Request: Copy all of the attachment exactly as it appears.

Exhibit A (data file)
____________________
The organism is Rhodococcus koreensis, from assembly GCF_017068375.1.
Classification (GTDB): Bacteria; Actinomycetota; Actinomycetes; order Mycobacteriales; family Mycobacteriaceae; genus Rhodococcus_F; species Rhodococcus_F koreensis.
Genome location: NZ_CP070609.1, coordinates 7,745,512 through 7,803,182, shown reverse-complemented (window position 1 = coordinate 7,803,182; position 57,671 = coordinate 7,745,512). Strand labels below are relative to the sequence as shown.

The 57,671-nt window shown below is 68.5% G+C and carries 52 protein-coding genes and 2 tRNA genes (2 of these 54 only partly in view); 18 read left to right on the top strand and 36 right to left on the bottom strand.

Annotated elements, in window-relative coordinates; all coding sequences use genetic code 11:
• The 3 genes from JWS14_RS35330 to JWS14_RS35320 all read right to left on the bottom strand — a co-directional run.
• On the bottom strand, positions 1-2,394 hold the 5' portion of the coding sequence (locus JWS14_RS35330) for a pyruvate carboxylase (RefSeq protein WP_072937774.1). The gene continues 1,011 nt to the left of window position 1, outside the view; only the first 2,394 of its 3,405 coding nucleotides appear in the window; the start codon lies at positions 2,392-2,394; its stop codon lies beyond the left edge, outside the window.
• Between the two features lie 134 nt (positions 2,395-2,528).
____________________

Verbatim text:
The organism is Rhodococcus koreensis, from assembly GCF_017068375.1.
Classification (GTDB): Bacteria; Actinomycetota; Actinomycetes; order Mycobacteriales; family Mycobacteriaceae; genus Rhodococcus_F; species Rhodococcus_F koreensis.
Genome location: NZ_CP070609.1, coordinates 7,745,512 through 7,803,182, shown reverse-complemented (window position 1 = coordinate 7,803,182; position 57,671 = coordinate 7,745,512). Strand labels below are relative to the sequence as shown.

The 57,671-nt window shown below is 68.5% G+C and carries 52 protein-coding genes and 2 tRNA genes (2 of these 54 only partly in view); 18 read left to right on the top strand and 36 right to left on the bottom strand.

Annotated elements, in window-relative coordinates; all coding sequences use genetic code 11:
• The 3 genes from JWS14_RS35330 to JWS14_RS35320 all read right to left on the bottom strand — a co-directional run.
• On the bottom strand, positions 1-2,394 hold the 5' portion of the coding sequence (locus JWS14_RS35330) for a pyruvate carboxylase (RefSeq protein WP_072937774.1). The gene continues 1,011 nt to the left of window position 1, outside the view; only the first 2,394 of its 3,405 coding nucleotides appear in the window; the start codon lies at positions 2,392-2,394; its stop codon lies beyond the left edge, outside the window.
• Between the two features lie 134 nt (positions 2,395-2,528).